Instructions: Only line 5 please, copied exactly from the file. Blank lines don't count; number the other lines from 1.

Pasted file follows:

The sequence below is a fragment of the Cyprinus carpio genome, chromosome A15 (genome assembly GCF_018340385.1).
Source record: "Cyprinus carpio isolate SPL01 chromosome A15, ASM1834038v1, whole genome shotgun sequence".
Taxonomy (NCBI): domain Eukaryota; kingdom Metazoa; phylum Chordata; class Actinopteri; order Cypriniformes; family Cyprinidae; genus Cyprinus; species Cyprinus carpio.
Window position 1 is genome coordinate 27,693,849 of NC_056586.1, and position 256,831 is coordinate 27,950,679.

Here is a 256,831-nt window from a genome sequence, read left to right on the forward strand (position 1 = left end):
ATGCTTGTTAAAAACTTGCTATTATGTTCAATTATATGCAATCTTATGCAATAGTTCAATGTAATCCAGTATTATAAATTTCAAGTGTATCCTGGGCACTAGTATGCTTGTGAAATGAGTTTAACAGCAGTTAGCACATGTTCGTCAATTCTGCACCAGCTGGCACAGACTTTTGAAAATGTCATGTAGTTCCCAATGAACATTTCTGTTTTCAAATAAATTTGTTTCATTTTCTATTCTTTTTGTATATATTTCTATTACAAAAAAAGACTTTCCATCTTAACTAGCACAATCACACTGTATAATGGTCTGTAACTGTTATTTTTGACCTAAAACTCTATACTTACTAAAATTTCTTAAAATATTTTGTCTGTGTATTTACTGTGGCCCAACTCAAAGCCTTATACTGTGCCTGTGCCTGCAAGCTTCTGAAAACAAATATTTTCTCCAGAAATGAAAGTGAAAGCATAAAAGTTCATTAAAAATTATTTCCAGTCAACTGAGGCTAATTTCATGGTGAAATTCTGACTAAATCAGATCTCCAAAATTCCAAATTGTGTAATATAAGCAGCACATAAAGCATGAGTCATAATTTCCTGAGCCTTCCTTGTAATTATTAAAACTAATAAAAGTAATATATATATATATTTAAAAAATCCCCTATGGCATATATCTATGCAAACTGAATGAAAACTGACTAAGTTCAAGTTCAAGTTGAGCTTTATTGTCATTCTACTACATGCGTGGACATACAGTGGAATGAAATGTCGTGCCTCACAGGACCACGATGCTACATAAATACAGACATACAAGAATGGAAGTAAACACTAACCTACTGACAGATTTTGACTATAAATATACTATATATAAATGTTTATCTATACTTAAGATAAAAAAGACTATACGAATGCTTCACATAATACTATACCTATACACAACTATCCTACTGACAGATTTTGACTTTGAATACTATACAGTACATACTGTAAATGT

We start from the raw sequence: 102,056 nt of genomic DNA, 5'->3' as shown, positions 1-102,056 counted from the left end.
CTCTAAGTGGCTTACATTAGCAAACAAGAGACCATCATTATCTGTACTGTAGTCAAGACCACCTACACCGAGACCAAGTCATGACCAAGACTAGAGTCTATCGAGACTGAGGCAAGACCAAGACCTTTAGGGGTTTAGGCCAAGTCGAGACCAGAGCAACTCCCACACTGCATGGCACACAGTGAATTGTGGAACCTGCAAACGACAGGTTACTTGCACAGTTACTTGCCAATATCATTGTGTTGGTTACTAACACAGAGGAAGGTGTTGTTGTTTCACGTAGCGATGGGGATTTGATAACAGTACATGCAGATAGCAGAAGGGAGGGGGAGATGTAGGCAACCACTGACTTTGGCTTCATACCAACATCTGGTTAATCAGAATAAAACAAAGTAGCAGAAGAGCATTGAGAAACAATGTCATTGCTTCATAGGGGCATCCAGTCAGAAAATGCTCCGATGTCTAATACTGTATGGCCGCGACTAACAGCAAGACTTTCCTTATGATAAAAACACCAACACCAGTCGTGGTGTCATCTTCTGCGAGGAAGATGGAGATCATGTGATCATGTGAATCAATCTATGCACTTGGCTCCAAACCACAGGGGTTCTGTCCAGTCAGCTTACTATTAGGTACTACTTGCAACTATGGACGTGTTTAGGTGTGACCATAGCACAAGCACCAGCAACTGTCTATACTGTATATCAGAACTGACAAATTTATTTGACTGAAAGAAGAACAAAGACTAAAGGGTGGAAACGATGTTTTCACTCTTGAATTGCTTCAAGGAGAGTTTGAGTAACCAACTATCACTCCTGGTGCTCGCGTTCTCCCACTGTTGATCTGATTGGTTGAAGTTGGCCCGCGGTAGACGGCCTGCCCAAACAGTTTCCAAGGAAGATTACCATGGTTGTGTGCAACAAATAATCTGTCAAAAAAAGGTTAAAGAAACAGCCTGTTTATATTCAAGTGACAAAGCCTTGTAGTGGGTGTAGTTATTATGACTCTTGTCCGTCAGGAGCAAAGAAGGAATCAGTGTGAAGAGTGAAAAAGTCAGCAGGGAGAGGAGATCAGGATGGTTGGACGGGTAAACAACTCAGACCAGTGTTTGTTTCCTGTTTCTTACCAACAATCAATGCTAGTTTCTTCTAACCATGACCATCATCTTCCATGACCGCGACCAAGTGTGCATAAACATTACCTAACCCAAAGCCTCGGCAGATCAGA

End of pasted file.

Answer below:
Here is a 256,831-nt window from a genome sequence, read left to right on the forward strand (position 1 = left end):